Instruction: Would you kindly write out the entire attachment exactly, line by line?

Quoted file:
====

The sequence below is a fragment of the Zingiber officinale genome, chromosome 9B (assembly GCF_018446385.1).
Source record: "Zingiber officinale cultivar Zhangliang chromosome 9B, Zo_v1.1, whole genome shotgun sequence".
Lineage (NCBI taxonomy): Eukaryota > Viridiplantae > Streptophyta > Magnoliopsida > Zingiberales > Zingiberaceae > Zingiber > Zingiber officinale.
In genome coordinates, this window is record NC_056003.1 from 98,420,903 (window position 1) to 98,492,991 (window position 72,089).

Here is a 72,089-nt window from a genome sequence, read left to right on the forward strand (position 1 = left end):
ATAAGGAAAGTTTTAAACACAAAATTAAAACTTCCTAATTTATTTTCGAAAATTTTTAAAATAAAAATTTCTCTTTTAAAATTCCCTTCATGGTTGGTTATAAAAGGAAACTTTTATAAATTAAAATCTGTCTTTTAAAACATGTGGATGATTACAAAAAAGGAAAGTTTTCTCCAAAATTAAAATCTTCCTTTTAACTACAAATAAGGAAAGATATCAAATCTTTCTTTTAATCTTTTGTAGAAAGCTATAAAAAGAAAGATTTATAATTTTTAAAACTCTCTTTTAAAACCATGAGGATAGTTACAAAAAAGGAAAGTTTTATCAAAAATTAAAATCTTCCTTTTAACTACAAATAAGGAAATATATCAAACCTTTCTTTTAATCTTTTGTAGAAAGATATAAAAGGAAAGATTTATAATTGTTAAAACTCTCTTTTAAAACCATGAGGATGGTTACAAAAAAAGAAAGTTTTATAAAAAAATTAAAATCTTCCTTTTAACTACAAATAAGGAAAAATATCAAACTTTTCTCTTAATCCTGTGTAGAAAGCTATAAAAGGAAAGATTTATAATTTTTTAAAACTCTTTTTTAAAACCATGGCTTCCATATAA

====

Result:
The sequence below is a fragment of the Zingiber officinale genome, chromosome 9B (assembly GCF_018446385.1).
Source record: "Zingiber officinale cultivar Zhangliang chromosome 9B, Zo_v1.1, whole genome shotgun sequence".
Lineage (NCBI taxonomy): Eukaryota > Viridiplantae > Streptophyta > Magnoliopsida > Zingiberales > Zingiberaceae > Zingiber > Zingiber officinale.
In genome coordinates, this window is record NC_056003.1 from 98,420,903 (window position 1) to 98,492,991 (window position 72,089).

Here is a 72,089-nt window from a genome sequence, read left to right on the forward strand (position 1 = left end):
ATAAGGAAAGTTTTAAACACAAAATTAAAACTTCCTAATTTATTTTCGAAAATTTTTAAAATAAAAATTTCTCTTTTAAAATTCCCTTCATGGTTGGTTATAAAAGGAAACTTTTATAAATTAAAATCTGTCTTTTAAAACATGTGGATGATTACAAAAAAGGAAAGTTTTCTCCAAAATTAAAATCTTCCTTTTAACTACAAATAAGGAAAGATATCAAATCTTTCTTTTAATCTTTTGTAGAAAGCTATAAAAAGAAAGATTTATAATTTTTAAAACTCTCTTTTAAAACCATGAGGATAGTTACAAAAAAGGAAAGTTTTATCAAAAATTAAAATCTTCCTTTTAACTACAAATAAGGAAATATATCAAACCTTTCTTTTAATCTTTTGTAGAAAGATATAAAAGGAAAGATTTATAATTGTTAAAACTCTCTTTTAAAACCATGAGGATGGTTACAAAAAAAGAAAGTTTTATAAAAAAATTAAAATCTTCCTTTTAACTACAAATAAGGAAAAATATCAAACTTTTCTCTTAATCCTGTGTAGAAAGCTATAAAAGGAAAGATTTATAATTTTTTAAAACTCTTTTTTAAAACCATGGCTTCCATATAA